The RISKS of Investing in ETFs (Exchange Traded Funds)


The RISKS of Investing in ETFs
October 29, 2018

Investing can be hard. It takes A LOT of time to pick the right stocks, buy them at the right time, and have the confidence that they will do well. But what if you could relieve yourself of a lot of that stress? A professionally managed portfolio is for you! Two of the most popular ways to have your investments managed are through Mutual Funds or ETFs (Exchange Traded Funds: we will focus on this one today). First, lets run through what these things are, then we will talk about the risks associated with ETFs specifically.

Overview of ETFs

Imagine being an investor, sitting at home and trying to figure out the best way to invest in the stock market. (THIS MIGHT BE YOU LITERALLY RIGHT NOW) You will come to realize that it takes time to research and understand every single stock you are interested in.

Instead of doing this yourself, you decide to hire a professional investment manager to invest for you. You decide the best way to do this is through buying an ETF. ETFs are shares traded on the stock market that represent ownership in a basket of other things. The basket can be filled with stocks, bonds, commodities, real estate, foreign exchange, or a combination of all of these. What the ETF's basket holds is the most important part for YOU. As an investor in stocks, you would want to buy a stock market ETF. (One great example is Vanguard's Total Stock Market ETF: Ticker "VTI")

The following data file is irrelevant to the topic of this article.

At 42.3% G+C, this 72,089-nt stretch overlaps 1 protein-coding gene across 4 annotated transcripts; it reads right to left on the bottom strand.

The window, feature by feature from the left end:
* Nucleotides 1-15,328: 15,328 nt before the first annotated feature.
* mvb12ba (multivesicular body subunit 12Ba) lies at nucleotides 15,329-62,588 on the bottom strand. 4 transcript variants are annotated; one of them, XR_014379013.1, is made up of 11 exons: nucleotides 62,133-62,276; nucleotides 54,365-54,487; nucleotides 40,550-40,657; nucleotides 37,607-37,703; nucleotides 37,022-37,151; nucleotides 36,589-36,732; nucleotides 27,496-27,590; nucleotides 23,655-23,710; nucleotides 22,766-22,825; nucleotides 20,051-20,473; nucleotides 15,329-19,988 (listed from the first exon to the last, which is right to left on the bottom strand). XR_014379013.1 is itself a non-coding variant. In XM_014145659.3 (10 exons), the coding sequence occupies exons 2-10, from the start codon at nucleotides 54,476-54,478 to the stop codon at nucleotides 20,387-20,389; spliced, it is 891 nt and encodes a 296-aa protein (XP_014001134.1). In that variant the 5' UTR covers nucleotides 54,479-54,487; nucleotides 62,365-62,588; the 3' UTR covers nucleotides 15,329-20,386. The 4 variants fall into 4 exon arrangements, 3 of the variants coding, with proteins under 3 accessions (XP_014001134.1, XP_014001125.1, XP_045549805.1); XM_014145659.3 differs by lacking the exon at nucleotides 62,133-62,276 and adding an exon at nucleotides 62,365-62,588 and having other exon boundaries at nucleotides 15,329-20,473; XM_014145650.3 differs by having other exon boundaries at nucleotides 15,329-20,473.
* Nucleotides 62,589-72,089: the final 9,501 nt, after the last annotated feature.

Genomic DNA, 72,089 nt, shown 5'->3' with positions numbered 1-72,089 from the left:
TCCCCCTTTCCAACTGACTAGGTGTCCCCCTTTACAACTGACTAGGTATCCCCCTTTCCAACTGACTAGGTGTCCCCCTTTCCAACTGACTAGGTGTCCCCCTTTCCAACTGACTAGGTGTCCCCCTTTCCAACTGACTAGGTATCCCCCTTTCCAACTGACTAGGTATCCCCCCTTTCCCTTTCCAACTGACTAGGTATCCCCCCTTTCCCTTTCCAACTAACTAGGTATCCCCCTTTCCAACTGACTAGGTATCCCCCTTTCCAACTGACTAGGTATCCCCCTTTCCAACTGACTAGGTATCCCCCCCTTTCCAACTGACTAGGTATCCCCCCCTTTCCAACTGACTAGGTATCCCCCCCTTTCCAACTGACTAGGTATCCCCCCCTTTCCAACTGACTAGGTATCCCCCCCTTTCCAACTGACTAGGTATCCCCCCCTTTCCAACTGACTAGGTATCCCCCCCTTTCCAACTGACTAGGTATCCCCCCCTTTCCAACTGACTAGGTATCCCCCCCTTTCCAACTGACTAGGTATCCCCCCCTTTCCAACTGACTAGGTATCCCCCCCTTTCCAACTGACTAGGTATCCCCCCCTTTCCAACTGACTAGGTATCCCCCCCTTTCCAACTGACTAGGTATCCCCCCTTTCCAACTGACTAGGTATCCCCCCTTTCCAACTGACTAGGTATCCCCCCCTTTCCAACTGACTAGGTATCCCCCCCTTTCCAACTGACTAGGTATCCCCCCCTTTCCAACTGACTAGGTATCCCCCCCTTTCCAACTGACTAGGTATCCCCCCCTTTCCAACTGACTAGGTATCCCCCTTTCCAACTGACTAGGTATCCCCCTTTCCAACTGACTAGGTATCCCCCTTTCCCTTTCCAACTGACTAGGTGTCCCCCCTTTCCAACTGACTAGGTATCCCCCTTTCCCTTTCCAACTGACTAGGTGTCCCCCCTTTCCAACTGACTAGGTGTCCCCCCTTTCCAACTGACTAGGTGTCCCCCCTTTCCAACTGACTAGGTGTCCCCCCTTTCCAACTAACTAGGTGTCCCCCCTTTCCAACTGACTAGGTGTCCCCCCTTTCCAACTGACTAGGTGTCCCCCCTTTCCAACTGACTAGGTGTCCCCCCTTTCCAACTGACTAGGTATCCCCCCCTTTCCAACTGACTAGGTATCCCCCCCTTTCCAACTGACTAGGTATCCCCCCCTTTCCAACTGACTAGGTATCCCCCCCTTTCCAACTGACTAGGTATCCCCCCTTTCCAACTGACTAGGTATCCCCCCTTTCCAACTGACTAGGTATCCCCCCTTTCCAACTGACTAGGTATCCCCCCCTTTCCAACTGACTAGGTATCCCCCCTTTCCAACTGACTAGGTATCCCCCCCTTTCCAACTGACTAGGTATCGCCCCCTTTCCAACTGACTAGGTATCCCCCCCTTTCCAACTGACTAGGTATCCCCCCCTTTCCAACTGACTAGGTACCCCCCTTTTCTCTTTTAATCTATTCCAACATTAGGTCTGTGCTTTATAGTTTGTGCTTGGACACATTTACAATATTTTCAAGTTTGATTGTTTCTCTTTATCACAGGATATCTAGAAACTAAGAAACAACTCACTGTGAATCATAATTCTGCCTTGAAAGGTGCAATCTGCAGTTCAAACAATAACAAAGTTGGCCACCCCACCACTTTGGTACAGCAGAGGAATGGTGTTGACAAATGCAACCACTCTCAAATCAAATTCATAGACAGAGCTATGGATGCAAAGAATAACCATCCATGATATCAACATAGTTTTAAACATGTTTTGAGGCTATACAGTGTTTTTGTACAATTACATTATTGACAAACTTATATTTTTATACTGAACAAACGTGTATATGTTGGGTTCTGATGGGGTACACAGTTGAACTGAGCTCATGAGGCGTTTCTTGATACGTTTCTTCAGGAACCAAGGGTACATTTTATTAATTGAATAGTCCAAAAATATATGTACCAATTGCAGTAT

In order to keep records on how much you have invested, you will receive shares in exchange for your money. Each share of the ETF may cost a few hundred dollars. The price per share will fluctuate as the value of ALL the securities in the basket fluctuate. (If one stock in the basket is down in price, and the other ones are all up, the overall price of the ETF will appreciate, and vice-versa)

So technically speaking, an ETF is a "pooled investment vehicle". It will offer investors exposure to a particular area of the financial markets. You buy shares, which represent a proportional interest in the underlying pooled assets.

One cool thing about ETFs is, as an exchange-traded fund, you buy shares in an ETF directly from any regular brokerage account. Just like you would trade shares in a stock, you can enter a buy/sell order in your E-Trade or Robinhood account for an ETF. You can also do it aslong as the market is open. (Orders to buy or sell a traditional mutual fund are filled once per day after the close of trading, offering much less visibility into the price of buying into the fund)